Tuesday, October 23, 2012


Mersley Farm - Garlic Farm 

All good gardens should have an ample supply of garlic growing, but which variety is best? Ms Tagalong set off to find out by visiting the world famous Garlic Farm in the Isle of Wight. Tucked into the lee of surrounding hills, protected from prevailing winds and with abundant spring water the farm buildings come into view as you drive up Mersley Lane.

Man has lived on this site for at least 6,000 years but there seems no proof that garlic has been grown here for that long!

In fact garlic was brought to the island for homesick French soldiers during the last war and as garlic is now a staple for most kitchens its popularity is timely.

For thirty years the Boswell family has scoured the world for the best varieties and strains to grow here. They supply over 15 types brought from as far as Kazakhstan and Central Asia. 

You probably don't need so many in your community garden! Ms Tagalong and friends walked around the farm with nary a field of garlic in sight. Apparently their rotation requirements need the farm to use other farmer's land for their crops.

Moldovian garlic is great for bread, elephant garlic great for baking and Chesnok Wight a very fiery one to be used with care. 

Trying the different garlic products in the education centre was a highlight which Mr Ideasman deemed necessary to repeat after the walk! Vampire pickles, mayonnaises, mustards and relishes were all on sale in the well-stocked shop where Flavia was serving for her fourth year. Not a local, she comes from Shropshire every year with her parents for her summer holiday and spends it working in the cafe. A secret teenage garlic lover who has read too much Twilight?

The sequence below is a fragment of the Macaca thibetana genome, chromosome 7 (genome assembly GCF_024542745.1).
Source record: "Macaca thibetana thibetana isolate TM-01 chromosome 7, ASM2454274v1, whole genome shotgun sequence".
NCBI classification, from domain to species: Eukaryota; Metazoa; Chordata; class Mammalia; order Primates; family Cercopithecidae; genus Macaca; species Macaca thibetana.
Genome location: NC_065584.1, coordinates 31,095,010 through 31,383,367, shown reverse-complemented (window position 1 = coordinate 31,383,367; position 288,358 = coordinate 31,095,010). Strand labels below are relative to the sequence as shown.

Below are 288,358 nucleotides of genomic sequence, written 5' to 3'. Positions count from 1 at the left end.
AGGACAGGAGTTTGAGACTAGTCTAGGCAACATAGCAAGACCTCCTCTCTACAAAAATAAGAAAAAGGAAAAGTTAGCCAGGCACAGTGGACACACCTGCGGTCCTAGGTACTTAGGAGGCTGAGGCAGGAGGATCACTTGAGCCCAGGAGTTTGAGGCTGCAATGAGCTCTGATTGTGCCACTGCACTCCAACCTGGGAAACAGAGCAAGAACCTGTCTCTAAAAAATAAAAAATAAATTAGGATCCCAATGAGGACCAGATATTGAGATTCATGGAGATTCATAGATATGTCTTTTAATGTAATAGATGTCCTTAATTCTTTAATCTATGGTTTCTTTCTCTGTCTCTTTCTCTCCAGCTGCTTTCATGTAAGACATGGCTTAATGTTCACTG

Ms Tagalong bought a few varieties to sample but sadly can't bring them back to Australia. That might be good for the alliophobics amongst you! (people with an irrational fear of garlic)

Garlic facts you might not know, (courtesy of Mersley Farm)

  1. Gardeners can use a spray of crushed garlic in water to combat aphids, whitefly, spiders and other pests.
  2. Folklore has it that carrying a garlic clove with you when travelling over water will prevent you from drowning. (Ms Tagalong wished she knew that before she got on the Isle of Wight ferry!)
  3. Fifteen pounds (about 7kg) of garlic would buy a healthy male slave. Now that's interesting! Oh, this was in the reign of King Tutankhamun of Egypt, all those years ago.
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